The Cotswolds constituency, which includes the towns of Cirencester, Andoversford, Bourton-on-the-Water, Chipping Campden, Fairford, Lechlade, Moreton-in-Marsh, Northleach, Stow-on-the-Wold and Tetbury, are another modern rotten borough (or one-party state. Ed.), having returned a Conservative member to parliament for over 120 years.

The members it returns also tend to hold reactionary views.

The previous incumbent, Nicolas Ridley, who stepped down in 1990, is on record as having described the European Union’s the proposed Economic and Monetary Union as “a German racket designed to take over the whole of Europe” and said that giving up sovereignty to the European Union was as bad as giving it up to Adolf Hitler.

official portrait of Geoffrey Clueless-BrownSo what of the present incumbent, one “Sir” Geoffrey Robert Clifton-Brown, old Etonian, alumnus of the Royal Agricultural College and chairman of the reactionary backbench 1922 Committee?

Geoffrey hasn’t exactly endeared himself to the residents of Wales, Scotland and Northern Ireland in the past couple of days, according to Wales Online.

Reporting on an interview on pandemic restrictions given to Murdoch-owned Times Radio, Clinton-Brown is on record as stating that the other nations in the English Empire (which some still call the United Kingdom of Great Britain and Northern Ireland. Ed.) having different rules to England was damaging people’s liberties and the economy.

When asked “How concerned are you about England being out of step with the rest of the country?“, Clinton-Brown replied as follows:

I think it’s the other way around. I think the principalities are out of step with with with England. I think they have been overly cautious. I think they’re doing more damage to their economies than they need to. I think they’re doing more damage to people’s liberties than they need to. I just don’t think the evidence unless as I say the data coming out today is very different. I don’t think the evidence is there for any further measures.

Principalities, Geoffrey?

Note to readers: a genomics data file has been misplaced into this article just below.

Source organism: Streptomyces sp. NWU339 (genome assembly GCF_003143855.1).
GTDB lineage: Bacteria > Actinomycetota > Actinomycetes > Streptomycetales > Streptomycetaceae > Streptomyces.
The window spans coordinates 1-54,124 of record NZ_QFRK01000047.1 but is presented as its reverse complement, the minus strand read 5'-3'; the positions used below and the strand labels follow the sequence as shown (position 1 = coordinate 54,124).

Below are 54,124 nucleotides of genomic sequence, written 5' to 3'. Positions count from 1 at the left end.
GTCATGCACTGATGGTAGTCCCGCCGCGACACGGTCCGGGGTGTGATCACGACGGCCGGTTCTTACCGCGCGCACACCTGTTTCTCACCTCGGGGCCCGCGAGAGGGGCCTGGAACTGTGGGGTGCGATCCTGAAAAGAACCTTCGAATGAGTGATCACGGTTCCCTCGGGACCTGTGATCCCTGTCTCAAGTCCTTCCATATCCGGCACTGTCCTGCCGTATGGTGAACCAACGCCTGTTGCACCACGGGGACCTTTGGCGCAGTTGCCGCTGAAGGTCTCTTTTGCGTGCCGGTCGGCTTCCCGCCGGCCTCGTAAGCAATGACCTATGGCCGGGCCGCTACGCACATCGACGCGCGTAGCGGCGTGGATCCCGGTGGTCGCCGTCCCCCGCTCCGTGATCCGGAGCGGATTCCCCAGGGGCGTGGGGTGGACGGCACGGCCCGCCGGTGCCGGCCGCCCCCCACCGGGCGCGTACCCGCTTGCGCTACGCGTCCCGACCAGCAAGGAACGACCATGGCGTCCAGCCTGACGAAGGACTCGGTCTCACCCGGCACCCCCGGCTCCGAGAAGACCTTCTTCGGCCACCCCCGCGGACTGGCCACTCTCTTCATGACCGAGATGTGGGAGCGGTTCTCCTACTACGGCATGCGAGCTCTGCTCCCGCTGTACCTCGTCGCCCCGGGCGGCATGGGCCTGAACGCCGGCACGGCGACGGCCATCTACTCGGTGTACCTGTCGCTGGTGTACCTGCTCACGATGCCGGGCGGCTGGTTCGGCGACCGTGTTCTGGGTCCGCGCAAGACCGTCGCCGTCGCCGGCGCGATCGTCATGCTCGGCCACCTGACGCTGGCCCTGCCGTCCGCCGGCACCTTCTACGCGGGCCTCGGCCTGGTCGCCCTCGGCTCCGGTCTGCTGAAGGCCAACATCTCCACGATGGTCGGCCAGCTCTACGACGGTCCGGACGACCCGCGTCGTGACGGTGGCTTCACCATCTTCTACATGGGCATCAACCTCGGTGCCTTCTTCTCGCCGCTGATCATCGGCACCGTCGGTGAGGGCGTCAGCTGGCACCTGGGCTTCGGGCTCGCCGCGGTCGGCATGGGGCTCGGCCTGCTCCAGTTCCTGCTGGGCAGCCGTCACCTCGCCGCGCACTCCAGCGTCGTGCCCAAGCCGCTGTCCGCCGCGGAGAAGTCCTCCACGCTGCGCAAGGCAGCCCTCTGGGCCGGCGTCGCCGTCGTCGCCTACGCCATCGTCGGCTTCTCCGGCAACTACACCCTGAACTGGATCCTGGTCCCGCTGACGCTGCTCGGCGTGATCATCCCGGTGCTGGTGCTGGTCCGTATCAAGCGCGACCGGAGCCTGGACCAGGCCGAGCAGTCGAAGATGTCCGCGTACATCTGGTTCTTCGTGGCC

Right.

Let’s take this apart slowly. The English Empire is made up of four allegedly equal parts. First there’s the Principality of Wales, which mostly annexed by England in the 13th century. It where lots of the later colonial tactics used in the British Empire to oppress the native were first implemented and/or tried out, (such as e.g. the suppression of the local language in the country’s administration). Then there’s the Kingdom of Scotland, a sovereign state in its own right that entered the Treaty of Union with England in 1706. And finally, there’s Northern Ireland. Ireland’s history with the English/British state is bitter and complicated, but the final six counties still occupied by the British state are commonly referred to as a province.

So that makes one principality, one kingdom and one province. That’s right; just one principality.

Wales, Scotland and Northern Ireland all now have devolved local assemblies. One of the remits of each of the devolved administrations is health. Westminster has no say in what the Senedd Cymru, Scottish Parliament and Northern Ireland Legislative Assembly; and Westminster has decided that England does not need the stricter pandemic restrictions introduced by the devolved assemblies.

And that’s what Geoffrey dislikes. His whole attitude in that interview comes across as condescending. He might be concerned about personal liberties and the economy, but his real gripe is the loss of centralised control Whitehall and Westminster used to have over England’s remaining colonies, which is how the devolved regions were treated before devolution.

Congratulations, Geoffrey! No doubt you call yourself a Unionist, i.e. a supporter of the continued unity of England, Scotland, Wales and Northern Ireland as one sovereign state.

Words are important; and your insensitive remarks and ill-chosen vocabulary have more than likely contributed to the dissolution of that union in the face of growing calls for Scottish and Welsh independence, as well as boosting the chances of Irish reunification.